Ramsey County – St. Paul and suburbs – is the second largest Minnesota county in population, smallest in geography, and is well known for large, Fortune 500 and various multinational companies. At the same time, they said, 70 percent of businesses in Ramsey County have fewer than 10 employees – most with less than five.

Surviving the current business shutdowns and health and safety measures is business owners’ first task. Time, expense and a lot of planning are necessary to get the small business economy rolling again, they said.

Collins provided a graphic showing three stages of the COVID-19 economic recovery cycle with businesses and government programs engaged in phases one and two, Preparation and Relief. While these immediate, emergency steps are being taken, Collins said forward thinking is needed for the third, or Reopening stage.

Since business isn’t likely to go back to the way it was before the virus hit, preparations are needed to resume business in what will become the next, or “new normal.”

MNIBA is working on ways to reshape how Native small businesses will function in the future, Standing said.

So much of Native businesses has been face-to-face. That can’t happen now and we don’t have any idea how long this pandemic will last. Or if it will come back as some warn,” she said.

This means various goods and services providers will need “virtual face-to-face” platforms to reach customers and broader markets. A large number of Native entrepreneurs lack the proper technology to partner with others to showcase their goods and services.

Her independent business group is exploring ways to link and jointly market Native entrepreneurs. MNIBA is expanding its Minnesota Native business directory (https://www.mniba.org/programs/business-directory.html). It also has a revised guide, Beginning the Cooperative Journey Together: A Guide to Indigenous Community Cooperative Development, being readied for publication that will show some entrepreneurs new ways to reach markets collaboratively.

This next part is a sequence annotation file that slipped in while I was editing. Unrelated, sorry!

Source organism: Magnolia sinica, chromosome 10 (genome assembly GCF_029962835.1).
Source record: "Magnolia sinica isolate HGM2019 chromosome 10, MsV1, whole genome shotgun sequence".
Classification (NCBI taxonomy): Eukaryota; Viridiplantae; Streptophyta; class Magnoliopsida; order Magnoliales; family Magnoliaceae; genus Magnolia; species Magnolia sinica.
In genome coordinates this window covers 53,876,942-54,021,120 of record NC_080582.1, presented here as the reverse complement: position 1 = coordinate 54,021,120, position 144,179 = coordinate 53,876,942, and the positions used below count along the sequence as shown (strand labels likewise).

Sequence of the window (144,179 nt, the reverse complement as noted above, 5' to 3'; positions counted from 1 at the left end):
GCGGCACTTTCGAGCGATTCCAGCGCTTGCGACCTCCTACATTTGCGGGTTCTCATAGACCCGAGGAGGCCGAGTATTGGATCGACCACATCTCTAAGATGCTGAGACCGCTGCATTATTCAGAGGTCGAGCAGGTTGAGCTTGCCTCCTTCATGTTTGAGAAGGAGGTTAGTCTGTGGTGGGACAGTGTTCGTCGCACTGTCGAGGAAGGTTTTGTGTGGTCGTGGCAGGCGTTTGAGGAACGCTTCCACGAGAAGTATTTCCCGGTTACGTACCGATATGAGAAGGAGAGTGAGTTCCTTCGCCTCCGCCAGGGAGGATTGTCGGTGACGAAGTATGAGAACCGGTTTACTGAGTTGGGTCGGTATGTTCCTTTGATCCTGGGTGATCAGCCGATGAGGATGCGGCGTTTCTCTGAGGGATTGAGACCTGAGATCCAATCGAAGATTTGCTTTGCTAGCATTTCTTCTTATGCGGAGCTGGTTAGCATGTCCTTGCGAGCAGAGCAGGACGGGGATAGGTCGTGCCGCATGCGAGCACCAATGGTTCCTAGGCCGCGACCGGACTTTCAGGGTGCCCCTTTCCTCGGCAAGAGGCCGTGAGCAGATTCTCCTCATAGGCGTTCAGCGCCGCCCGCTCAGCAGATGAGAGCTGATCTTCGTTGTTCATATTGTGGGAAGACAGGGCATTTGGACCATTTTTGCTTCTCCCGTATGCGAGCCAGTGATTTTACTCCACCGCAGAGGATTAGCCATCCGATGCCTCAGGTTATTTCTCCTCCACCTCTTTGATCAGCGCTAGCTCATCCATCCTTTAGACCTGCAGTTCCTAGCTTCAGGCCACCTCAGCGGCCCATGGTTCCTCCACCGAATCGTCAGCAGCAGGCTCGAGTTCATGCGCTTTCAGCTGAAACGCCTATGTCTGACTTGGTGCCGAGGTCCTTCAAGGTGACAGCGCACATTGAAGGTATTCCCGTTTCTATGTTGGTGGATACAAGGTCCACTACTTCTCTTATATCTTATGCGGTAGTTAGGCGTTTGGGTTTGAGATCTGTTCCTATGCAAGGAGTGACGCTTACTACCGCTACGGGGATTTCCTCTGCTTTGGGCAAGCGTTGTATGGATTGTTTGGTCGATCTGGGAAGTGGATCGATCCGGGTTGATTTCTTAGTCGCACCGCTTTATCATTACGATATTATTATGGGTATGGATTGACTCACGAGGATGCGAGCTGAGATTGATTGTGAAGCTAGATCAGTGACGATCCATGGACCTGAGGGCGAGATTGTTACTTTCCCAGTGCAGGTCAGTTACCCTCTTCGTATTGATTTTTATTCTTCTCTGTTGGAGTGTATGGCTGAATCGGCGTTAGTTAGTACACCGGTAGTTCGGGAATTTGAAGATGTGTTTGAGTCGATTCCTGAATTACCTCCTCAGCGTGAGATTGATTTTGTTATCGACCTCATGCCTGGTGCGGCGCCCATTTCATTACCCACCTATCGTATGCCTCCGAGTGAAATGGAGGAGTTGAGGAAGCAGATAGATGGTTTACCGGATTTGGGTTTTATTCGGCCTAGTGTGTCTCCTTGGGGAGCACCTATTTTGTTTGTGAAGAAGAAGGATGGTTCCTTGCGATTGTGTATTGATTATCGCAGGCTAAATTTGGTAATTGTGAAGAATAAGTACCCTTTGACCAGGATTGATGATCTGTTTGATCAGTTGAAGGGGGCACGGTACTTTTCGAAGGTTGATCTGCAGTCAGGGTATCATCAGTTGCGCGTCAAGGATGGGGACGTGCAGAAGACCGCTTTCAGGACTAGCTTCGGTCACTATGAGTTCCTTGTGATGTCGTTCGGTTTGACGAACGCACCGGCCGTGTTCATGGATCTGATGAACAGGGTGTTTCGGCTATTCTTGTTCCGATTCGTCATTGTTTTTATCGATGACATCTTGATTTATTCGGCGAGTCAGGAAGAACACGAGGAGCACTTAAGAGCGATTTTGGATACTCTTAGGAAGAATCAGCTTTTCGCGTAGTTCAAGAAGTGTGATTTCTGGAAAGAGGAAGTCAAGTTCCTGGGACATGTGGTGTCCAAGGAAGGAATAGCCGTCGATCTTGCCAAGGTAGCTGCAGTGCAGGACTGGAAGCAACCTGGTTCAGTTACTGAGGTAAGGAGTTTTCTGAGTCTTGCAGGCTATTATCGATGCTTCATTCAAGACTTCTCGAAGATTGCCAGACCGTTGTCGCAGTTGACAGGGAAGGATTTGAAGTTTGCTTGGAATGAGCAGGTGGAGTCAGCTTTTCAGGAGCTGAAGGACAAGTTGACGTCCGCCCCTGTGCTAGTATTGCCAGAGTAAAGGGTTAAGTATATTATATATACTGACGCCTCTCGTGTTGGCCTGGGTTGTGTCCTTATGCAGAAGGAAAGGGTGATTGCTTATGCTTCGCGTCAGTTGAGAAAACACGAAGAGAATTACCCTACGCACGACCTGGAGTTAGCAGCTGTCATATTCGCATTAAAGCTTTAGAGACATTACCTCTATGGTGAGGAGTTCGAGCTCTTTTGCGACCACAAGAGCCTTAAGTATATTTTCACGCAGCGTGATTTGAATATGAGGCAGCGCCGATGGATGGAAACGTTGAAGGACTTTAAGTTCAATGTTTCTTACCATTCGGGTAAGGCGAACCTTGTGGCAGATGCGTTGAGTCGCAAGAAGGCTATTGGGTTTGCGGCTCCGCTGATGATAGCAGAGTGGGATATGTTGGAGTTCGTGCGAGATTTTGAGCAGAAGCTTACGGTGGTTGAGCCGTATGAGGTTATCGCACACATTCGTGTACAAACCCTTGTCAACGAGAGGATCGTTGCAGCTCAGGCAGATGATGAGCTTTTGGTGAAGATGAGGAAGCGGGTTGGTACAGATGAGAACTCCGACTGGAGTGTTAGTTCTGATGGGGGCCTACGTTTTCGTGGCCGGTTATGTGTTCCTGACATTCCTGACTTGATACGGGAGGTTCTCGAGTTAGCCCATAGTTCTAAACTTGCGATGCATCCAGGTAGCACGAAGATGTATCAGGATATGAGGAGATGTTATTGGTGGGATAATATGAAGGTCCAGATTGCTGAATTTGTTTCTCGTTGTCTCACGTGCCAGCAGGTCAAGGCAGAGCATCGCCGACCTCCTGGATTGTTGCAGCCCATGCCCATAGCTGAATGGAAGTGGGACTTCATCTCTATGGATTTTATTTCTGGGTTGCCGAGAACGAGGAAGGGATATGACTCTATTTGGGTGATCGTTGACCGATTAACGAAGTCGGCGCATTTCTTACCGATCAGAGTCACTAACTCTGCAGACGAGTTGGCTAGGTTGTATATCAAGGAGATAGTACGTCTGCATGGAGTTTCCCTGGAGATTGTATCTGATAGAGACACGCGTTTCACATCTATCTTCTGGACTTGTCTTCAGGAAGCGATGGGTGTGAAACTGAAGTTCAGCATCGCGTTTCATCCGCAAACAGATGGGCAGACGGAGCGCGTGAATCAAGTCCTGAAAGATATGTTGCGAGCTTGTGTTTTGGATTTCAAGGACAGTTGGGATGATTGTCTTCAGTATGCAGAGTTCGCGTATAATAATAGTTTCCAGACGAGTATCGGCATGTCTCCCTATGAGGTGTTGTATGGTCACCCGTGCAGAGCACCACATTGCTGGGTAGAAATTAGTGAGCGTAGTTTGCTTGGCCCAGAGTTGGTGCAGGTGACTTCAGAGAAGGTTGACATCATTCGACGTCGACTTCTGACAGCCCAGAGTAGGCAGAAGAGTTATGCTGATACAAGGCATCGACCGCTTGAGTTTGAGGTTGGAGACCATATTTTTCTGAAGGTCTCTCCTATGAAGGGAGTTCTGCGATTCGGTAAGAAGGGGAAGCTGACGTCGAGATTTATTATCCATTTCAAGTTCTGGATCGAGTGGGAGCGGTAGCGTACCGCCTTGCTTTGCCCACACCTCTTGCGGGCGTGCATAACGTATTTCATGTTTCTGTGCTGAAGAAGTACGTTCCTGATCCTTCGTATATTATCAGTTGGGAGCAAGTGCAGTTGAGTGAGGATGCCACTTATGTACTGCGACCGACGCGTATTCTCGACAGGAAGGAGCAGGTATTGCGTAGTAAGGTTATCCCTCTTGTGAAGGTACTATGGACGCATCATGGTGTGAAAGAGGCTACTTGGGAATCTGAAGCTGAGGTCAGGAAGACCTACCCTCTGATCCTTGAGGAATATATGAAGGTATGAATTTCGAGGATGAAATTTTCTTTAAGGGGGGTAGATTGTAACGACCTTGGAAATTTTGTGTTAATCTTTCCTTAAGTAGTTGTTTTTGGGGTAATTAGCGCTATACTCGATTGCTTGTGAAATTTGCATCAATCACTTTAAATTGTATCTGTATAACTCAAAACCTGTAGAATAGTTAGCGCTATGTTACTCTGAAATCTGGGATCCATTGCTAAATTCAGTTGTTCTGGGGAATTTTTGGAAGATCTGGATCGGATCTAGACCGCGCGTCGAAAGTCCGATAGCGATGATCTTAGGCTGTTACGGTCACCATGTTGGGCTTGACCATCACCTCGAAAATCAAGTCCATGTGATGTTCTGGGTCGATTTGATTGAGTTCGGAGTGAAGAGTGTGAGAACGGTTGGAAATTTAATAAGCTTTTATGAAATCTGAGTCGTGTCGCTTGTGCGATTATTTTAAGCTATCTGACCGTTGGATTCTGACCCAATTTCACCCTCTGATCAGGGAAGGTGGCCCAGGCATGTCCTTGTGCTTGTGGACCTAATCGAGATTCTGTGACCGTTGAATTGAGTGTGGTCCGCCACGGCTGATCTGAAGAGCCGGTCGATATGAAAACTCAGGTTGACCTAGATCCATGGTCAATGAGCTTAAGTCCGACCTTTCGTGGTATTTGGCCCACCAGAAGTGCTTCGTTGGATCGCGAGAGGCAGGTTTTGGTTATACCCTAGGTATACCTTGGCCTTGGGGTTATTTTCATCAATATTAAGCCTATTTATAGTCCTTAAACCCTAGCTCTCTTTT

Much of her group’s work, however, is sharing information about available resources in what are often painful telephone and email conversations with entrepreneurs in financial difficulty.

That doesn’t even count Native entrepreneurs in what Standing calls “the informal economy.” Neighborhoods in urban areas, such as the Phillips Neighborhood in Minneapolis, at reservations, and at small towns in general, have a “moccasin telegraph” that connects people with skills, talents, equipment and other “tools” that work the informal economy.

Everyone knows who can quickly make meals for a funeral or gathering, or who can chop wood or make repairs. This is usually like a barter transaction. Someone helps out when needed, and then someone else does something in return.”

This, too, is a vital part of small business for which there are no programs.

A look at Minneapolis and St. Paul programs helpful for Native businesses will be offered in the near future. Meanwhile, a detailed look at federal programs for tribes and native businesses has been compiled by the Greenberg Traurig LLP international law firm, with offices in Minneapolis, at https://www.gtlaw.com/en/insights/2020/4/economic-relief-to-tribes-and-tribal-small-businesses-under-the-cares-act.

The state of Minnesota, tribal governments, Minnesota counties and larger cities have useful websites with COVID-19 information and directories of services. Helpful starting points for seeking access to resources would include Ramsey County’s pertinent website: https://www.ramseycountymeansbusiness.com/, and MNIBA’s COVID-19 resources: http://d31hzlhk6di2h5.cloudfront.net/20200329/5b/92/e9/41/be3ca684307418061e484391/MNIBA_COVID-19_Resources_for_Businesses_and_Families.pdf